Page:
‘Throw that baby over here to us.’
“My hero said: ‘Do you think you can catch her?’
“They said: ‘We can try.'”
“So Maxwell McAchren threw me across the water (some say twenty feet, others fifteen. I could never find out, so I leave it to your imagination. It was considered a great feat in the town, I know.)”
The response to the disaster was immediate as over 100 newspapers and magazines sent writers and illustrators to Johnstown to recount the story for the world.
Although not noted for their accuracy, the reports touched the hearts of the readers. People sent money, clothing, and food. Medical societies and doctors and hospitals sent medicines and bandages. Doctors left their practices and hurried to Johnstown to assist. Lumber was sent for rebuilding houses and businesses.
The dead were lined up in morgues throughout the city and in communities further down the Conemaugh River until some survivor in search of a loved one came to identify them. Although damaged itself, the Presbyterian Church on Main Street was the site of one of the morgues. A reporter from the New York Evening Post described the scene there.
“The first floor has been washed out completely and the second, while submerged, was badly damaged, but not ruined. The walls, floors, and pews were drenched and the mud has collected on the mattings and carpets an inch deep. Walking is attended with much difficulty, and the undertakers and attendants, with arms bared, slide about the slippery surface at a tremendous rate. The chancel is filled with coffins, strips of muslin, boards and all undertaking accessories. Lying across the top of the pews are a dozen pine boxes each containing a victim of the flood. Printed cards are tacked to each. Upon them the sex and full description of the enclosed body is written with the name of the known.” (Click here for a list of flood victims, their addresses, ages and burial places).
The living set up tents, often near to the places their former homes had been located and began what must of been perceived of as the impossible task of cleaning up and starting life again. Clara Barton and her Washington, D . C . contingent of the Red Cross built hotels for people to live in and warehouses to store the many supplies the community received (click here for more on the Red Cross in Johnstown). By July 1, stores opened on the Main Street for business. The Cambria Iron Company reopened on June 6. Five years later, an observer would have been hard pressed to imagine the destruction in the valley on May 31, 1889.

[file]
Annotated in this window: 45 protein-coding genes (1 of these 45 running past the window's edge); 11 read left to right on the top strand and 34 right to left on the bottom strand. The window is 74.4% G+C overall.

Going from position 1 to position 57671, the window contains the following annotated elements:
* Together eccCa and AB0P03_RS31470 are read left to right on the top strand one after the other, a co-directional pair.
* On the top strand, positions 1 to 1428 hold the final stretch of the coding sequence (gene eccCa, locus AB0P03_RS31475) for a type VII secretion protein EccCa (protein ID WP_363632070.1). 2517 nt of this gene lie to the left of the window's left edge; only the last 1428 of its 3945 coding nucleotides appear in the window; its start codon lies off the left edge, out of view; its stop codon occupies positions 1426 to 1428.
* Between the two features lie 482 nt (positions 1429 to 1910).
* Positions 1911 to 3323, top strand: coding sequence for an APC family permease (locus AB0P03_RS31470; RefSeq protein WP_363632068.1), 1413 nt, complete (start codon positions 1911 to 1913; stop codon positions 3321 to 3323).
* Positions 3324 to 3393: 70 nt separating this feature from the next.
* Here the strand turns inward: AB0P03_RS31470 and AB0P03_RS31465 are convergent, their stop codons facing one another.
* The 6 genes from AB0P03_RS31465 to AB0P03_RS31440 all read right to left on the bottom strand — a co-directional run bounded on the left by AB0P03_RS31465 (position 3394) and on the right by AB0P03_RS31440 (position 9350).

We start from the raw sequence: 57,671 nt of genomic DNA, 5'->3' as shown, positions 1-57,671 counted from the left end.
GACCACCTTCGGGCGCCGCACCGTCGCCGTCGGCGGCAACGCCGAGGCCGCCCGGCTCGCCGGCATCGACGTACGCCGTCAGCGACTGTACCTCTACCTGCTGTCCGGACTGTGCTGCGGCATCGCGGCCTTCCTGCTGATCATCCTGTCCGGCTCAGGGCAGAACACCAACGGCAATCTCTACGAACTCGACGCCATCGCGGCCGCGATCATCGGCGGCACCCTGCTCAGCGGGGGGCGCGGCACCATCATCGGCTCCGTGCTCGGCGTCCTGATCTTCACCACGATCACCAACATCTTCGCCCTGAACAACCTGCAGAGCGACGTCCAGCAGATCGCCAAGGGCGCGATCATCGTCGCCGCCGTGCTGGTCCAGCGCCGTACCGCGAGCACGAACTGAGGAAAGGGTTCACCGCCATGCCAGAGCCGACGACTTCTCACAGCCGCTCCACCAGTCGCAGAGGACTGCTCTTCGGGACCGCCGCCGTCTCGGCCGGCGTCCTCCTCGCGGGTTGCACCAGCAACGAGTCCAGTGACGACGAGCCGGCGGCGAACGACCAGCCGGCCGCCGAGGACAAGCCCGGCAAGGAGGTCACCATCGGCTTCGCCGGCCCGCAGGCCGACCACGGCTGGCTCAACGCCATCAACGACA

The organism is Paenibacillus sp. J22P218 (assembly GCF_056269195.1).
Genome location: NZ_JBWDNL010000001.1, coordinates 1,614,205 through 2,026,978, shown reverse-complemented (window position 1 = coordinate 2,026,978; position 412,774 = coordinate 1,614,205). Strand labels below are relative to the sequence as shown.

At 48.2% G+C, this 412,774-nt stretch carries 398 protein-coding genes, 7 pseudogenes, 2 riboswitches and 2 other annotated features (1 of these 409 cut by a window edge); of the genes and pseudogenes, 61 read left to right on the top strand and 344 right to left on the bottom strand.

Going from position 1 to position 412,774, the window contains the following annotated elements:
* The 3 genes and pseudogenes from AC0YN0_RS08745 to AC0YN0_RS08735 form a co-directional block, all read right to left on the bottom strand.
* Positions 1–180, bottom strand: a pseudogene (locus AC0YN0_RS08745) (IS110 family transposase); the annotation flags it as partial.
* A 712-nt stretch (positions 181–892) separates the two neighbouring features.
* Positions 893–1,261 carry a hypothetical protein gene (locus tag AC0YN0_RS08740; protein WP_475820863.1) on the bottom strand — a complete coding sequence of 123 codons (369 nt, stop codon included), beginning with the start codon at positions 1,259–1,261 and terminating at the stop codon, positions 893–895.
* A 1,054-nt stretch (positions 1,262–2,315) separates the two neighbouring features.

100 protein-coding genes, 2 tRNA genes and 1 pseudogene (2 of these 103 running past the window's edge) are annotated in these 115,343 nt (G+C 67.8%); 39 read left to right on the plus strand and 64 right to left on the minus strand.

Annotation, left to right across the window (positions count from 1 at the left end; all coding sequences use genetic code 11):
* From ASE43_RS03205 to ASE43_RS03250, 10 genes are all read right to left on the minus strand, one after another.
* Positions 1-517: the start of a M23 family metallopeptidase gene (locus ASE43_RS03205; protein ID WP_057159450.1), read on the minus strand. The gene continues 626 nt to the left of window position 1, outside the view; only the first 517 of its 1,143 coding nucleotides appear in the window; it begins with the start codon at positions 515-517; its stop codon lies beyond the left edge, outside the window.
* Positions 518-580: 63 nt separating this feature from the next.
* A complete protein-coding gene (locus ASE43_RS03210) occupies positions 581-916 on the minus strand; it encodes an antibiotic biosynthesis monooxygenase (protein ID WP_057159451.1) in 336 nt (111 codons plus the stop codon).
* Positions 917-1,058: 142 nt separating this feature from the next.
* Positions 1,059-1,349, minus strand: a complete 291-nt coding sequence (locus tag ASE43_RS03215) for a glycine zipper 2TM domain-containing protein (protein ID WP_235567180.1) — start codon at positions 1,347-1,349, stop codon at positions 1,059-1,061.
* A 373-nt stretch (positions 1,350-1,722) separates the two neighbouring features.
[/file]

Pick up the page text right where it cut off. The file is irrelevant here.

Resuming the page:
Yet no city, county, or state legislation was enacted to protect people from similar disasters in the future. Suits were filed against the members of the South Fork Fishing and Hunting Club, but in keeping with the times, the courts viewed the dam break as an act of God, and no legal compensation was made to the survivors.
The city would continue to suffer nuisance floods, with water in the streets and in people’s basements especially in the spring of the year. It would be another 47 years, and not until more property was destroyed and more lives lost, until some constructive efforts were made to control the waters that flowed through Johnstown.
This narrative about the 1889 flood is by Edwin Hutcheson, excerpted from “Floods of Johnstown: 1889-1936 -1977,” published in 1989 by the Cambria County Tourist Council. For more about the 1889 flood, visit the 1889 Flood Resources page in the Archives & Research section of this site.
Like many people who come to Johnstown, Pa., Carrie Davis Todd, a hydrologist who was hired to teach at a local university a little over a year ago, was curious about the great Johnstown Flood of 1889, in which 2,209 people were killed when a dam failed 14 miles away. “One of the first things I did was go out and look at the dam site,” Dr. Davis Todd said.
The lake behind the dam held a huge volume of water that roared down the winding course of the Little Conemaugh River before slamming into Johnstown in one of the worst disasters in American history. While there were many witness accounts of the dam failure and the torrent of water that ensued, Dr. Davis Todd, an assistant professor of geology at the University of Pittsburgh at Johnstown, was surprised to find that the beginnings of the flood had never been rigorously assessed.
With three colleagues, Neil Coleman, Uldis Kaktins and Reed Myers, Dr. Davis Todd set out to rectify that situation. They surveyed the remains of the dam and the lake and stretches along the Little Conemaugh, examined historical photographs and modeled the flow of water through the breach and downstream.
Chief among their findings, which Dr. Davis Todd presented last week at a meeting of the Geological Society of America in Portland, Ore., was that the lake held about 23.5 million cubic yards of water, which at one point passed through the breach at nearly 11,800 cubic yards per second.
But the researchers found that the peak flow occurred about four miles downstream, where a stone railroad viaduct acted as a second dam, creating a huge temporary reservoir behind it. When the bridge collapsed, the water and debris headed toward Johnstown at a rate probably greater than 15,600 cubic yards per second — about equal, Dr. Davis Todd said, to the average flow of the Mississippi River.Continue reading the main story